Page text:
Three reasons why I’m optimistic on Japanese equities

When Japan has hit the headlines this year, it’s largely been for short-term factors. A change of prime minster, the postponement of the Tokyo Olympics and a relatively successful handling of the Covid-19 crisis are all noteworthy. But there’s a longer-term story for equity investors that has been temporarily eclipsed by these events.

As far as the current pandemic goes, we think the second quarter will prove to have been the trough in terms of company earnings. Market expectations are for earnings to pick up from Q3 onwards, but this is already largely reflected in valuations.

Instead, we think there are longer-term structural reasons to be positive about Japanese equities. Specifically, we see numerous companies with the potential to improve their return on equity (RoE).

RoE is a profitability measure. It reveals how much profit a company earned in comparison to the shareholders’ capital retained in the business. A higher RoE typically translates into higher returns for investors. It is a very useful measure for comparing companies to their peers operating in the same industry.

Japanese companies have already made strides when it comes to improving their RoE. The chart below shows the spread of RoE for Japanese companies in 2013 (blue bars) and in 2019 (green bars).

As we can see, there has been a shift over time towards the right hand side of the chart, with more companies in those higher RoE buckets in 2019 than in 2013. But there’s still a long way to go for many companies.


We think there are several structural shifts that can help propel further RoE improvements: better corporate governance, a focus on shareholder returns, and improved productivity. Progress in these areas in Japan remains intact, despite the pandemic and the change in prime minister.

Improved corporate governance leads to better management decision-making

Broadly speaking, effective corporate governance is about putting in place the right policies and criteria to enable the long-term success of a business. Japan has long been criticised for relatively weak corporate governance that has allowed poor capital allocation to persist within companies. This is changing.

We can identify numerous companies across a swathe of different industries who are taking steps to deal with underperforming parts of their operations. This could mean restructuring that area in order to improve performance, or it could mean exiting it entirely.

Focusing efforts on the most successful parts of a business, and either improving or exiting underperforming areas, is a key step towards achieving higher RoE.

Increased focus on shareholder returns

Changing corporate governance trends are also seeing company management pay greater focus to shareholder returns, in the form of dividends or share buybacks. The fact that Japanese companies are generally in good financial health compared to their counterparts in the US and Europe should help this trend to continue. This return of excess capital to shareholders is an important element in the structural improvement in RoE that we expect.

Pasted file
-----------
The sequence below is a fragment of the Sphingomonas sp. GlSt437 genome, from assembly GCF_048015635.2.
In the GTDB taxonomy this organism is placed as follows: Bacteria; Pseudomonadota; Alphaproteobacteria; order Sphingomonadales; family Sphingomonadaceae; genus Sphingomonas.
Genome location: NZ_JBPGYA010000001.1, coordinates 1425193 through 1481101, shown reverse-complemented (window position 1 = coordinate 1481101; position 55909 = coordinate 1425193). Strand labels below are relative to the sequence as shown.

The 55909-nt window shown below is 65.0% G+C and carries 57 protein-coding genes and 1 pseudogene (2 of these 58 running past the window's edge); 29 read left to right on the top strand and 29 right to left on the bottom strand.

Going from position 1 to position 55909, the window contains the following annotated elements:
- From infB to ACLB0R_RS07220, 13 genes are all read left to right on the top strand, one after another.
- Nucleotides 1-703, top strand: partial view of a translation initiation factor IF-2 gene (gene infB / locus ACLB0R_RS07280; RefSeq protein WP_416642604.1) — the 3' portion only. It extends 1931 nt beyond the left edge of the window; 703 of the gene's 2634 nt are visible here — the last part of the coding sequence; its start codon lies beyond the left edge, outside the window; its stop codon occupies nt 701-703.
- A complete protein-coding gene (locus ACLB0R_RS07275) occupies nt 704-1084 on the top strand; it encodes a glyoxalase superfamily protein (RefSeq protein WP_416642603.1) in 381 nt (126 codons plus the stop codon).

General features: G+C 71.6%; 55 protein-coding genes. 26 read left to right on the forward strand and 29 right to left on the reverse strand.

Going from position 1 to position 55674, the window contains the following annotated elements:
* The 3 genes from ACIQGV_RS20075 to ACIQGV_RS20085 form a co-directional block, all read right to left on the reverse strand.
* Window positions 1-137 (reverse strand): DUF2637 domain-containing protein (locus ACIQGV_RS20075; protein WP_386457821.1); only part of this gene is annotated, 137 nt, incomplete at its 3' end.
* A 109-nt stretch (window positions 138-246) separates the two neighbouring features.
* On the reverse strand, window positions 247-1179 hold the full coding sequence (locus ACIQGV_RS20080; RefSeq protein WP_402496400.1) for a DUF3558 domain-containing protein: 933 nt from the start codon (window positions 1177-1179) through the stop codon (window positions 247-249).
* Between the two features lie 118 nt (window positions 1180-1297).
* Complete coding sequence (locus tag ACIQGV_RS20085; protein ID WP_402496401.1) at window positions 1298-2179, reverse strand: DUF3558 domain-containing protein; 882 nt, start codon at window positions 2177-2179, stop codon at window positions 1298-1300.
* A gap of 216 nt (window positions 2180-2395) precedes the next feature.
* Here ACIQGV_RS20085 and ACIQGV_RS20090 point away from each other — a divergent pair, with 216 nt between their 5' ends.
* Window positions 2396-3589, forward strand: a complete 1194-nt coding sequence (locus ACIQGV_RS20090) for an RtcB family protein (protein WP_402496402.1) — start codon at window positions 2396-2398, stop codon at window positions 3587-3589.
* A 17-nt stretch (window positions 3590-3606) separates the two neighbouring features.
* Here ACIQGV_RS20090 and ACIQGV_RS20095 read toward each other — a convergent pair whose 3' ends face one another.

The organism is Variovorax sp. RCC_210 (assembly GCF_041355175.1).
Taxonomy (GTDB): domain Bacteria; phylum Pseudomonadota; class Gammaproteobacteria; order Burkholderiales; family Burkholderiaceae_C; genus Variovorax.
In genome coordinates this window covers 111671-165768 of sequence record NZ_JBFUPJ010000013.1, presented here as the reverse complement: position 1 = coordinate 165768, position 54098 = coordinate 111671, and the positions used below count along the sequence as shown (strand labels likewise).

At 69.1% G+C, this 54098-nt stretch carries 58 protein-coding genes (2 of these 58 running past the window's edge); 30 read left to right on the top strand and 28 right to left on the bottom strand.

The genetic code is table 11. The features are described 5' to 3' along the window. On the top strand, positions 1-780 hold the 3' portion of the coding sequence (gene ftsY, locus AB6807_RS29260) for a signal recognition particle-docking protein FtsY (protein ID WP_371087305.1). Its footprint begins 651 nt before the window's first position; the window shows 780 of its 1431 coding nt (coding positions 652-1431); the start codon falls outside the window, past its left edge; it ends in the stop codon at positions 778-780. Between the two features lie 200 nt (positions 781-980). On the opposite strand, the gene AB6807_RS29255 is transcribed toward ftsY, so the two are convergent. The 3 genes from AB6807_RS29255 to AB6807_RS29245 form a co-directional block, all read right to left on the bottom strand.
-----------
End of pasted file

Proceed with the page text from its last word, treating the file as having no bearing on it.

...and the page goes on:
The chart below shows how, coming into this year, Japanese companies buying back their own shares were less financially stretched than US or European companies doing the same. These lower levels of debt compared to profits are allowing Japanese companies greater financial flexibility when it comes to maintaining shareholder returns, even as the pandemic dents earnings.


Our view is that share buybacks may become less prevalent due to the pandemic, but shareholder remuneration remains an important theme. On our analysis, company profits are likely to be c.20% lower this year than last, but dividends look set to fall by only 5-10%.   

Higher capital spending supports productivity improvements

The solid financial health of Japanese companies also stands them in good stead when it comes to spending on productivity improvements.

The chart below shows how companies’ intention to invest has increased over the past decade. Importantly, this includes spending on IT investment aimed at improving productivity, which we expect to remain relatively robust even if broader capital expenditure expands at a slower pace as a result of the pandemic.


Importance of being discerning

Although we expect the trend towards higher RoE to drive overall market valuations, in our individual stock decisions it is crucial to differentiate between leading and lagging companies. The best investment opportunities will be in those companies who not only have the scope to improve their RoE, but who are actually taking the steps to do so. Our extensive programme of individual company meetings and discussion with their management teams is a key element in our ability to differentiate between companies.

Some companies are already well on their way to improving their returns, but this may already be reflected in share prices. Others may be lagging behind. For us, the sweet spot will be those companies where we can see realistic scope for improvement and where this is not yet priced in to the shares.    

We also note that Warren Buffett – renowned value investor and CEO of Berkshire Hathaway – bought several stakes recently in a number of Japanese trading companies. This may be simply a tactical move to benefit from a cyclical recovery and the relatively attractive yields offered by Japanese firms. Nonetheless, it has highlighted the potential opportunities that Japan offers for investors and demonstrates that Buffett sees undervalued opportunities in Japan, as do we.

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Marc Brodard

Marc Brodard

Head Private Clients - Switzerland